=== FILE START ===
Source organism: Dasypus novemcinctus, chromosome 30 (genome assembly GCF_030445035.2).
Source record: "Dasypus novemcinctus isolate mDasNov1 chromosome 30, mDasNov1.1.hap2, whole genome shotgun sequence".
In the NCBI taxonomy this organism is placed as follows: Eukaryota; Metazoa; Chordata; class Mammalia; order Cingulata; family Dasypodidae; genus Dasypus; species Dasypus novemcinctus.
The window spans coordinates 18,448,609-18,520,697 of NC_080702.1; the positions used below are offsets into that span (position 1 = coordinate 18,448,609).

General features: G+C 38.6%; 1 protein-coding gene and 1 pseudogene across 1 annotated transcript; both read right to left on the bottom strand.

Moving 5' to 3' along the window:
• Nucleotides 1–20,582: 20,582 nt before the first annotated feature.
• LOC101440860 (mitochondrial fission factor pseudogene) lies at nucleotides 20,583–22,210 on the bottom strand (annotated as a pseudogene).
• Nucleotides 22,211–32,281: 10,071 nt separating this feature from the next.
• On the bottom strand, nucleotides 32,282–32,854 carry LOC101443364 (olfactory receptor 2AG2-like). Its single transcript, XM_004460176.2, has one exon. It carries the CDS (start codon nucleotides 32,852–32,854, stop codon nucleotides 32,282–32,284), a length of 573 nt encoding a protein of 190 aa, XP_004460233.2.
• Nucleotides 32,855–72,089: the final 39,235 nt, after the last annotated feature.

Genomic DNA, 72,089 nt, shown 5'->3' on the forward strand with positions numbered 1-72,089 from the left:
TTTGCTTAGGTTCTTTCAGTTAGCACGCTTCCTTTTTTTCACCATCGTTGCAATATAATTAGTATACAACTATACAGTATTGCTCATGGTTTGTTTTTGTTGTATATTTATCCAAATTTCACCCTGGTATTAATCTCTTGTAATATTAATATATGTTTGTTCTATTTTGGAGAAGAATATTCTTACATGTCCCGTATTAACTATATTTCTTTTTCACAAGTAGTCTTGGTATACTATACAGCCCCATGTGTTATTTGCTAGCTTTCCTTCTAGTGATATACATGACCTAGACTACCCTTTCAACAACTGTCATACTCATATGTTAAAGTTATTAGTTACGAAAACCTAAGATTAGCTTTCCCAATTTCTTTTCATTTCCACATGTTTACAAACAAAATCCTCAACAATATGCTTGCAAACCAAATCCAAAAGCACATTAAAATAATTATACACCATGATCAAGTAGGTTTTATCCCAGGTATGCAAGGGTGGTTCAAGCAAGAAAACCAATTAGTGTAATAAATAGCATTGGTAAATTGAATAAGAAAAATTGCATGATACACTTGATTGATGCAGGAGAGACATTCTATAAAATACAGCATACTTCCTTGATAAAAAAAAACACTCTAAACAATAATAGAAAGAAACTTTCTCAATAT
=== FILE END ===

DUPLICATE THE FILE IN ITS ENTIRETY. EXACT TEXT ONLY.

Source organism: Dasypus novemcinctus, chromosome 30 (genome assembly GCF_030445035.2).
Source record: "Dasypus novemcinctus isolate mDasNov1 chromosome 30, mDasNov1.1.hap2, whole genome shotgun sequence".
In the NCBI taxonomy this organism is placed as follows: Eukaryota; Metazoa; Chordata; class Mammalia; order Cingulata; family Dasypodidae; genus Dasypus; species Dasypus novemcinctus.
The window spans coordinates 18,448,609-18,520,697 of NC_080702.1; the positions used below are offsets into that span (position 1 = coordinate 18,448,609).

General features: G+C 38.6%; 1 protein-coding gene and 1 pseudogene across 1 annotated transcript; both read right to left on the bottom strand.

Moving 5' to 3' along the window:
• Nucleotides 1–20,582: 20,582 nt before the first annotated feature.
• LOC101440860 (mitochondrial fission factor pseudogene) lies at nucleotides 20,583–22,210 on the bottom strand (annotated as a pseudogene).
• Nucleotides 22,211–32,281: 10,071 nt separating this feature from the next.
• On the bottom strand, nucleotides 32,282–32,854 carry LOC101443364 (olfactory receptor 2AG2-like). Its single transcript, XM_004460176.2, has one exon. It carries the CDS (start codon nucleotides 32,852–32,854, stop codon nucleotides 32,282–32,284), a length of 573 nt encoding a protein of 190 aa, XP_004460233.2.
• Nucleotides 32,855–72,089: the final 39,235 nt, after the last annotated feature.

Genomic DNA, 72,089 nt, shown 5'->3' on the forward strand with positions numbered 1-72,089 from the left:
TTTGCTTAGGTTCTTTCAGTTAGCACGCTTCCTTTTTTTCACCATCGTTGCAATATAATTAGTATACAACTATACAGTATTGCTCATGGTTTGTTTTTGTTGTATATTTATCCAAATTTCACCCTGGTATTAATCTCTTGTAATATTAATATATGTTTGTTCTATTTTGGAGAAGAATATTCTTACATGTCCCGTATTAACTATATTTCTTTTTCACAAGTAGTCTTGGTATACTATACAGCCCCATGTGTTATTTGCTAGCTTTCCTTCTAGTGATATACATGACCTAGACTACCCTTTCAACAACTGTCATACTCATATGTTAAAGTTATTAGTTACGAAAACCTAAGATTAGCTTTCCCAATTTCTTTTCATTTCCACATGTTTACAAACAAAATCCTCAACAATATGCTTGCAAACCAAATCCAAAAGCACATTAAAATAATTATACACCATGATCAAGTAGGTTTTATCCCAGGTATGCAAGGGTGGTTCAAGCAAGAAAACCAATTAGTGTAATAAATAGCATTGGTAAATTGAATAAGAAAAATTGCATGATACACTTGATTGATGCAGGAGAGACATTCTATAAAATACAGCATACTTCCTTGATAAAAAAAAACACTCTAAACAATAATAGAAAGAAACTTTCTCAATAT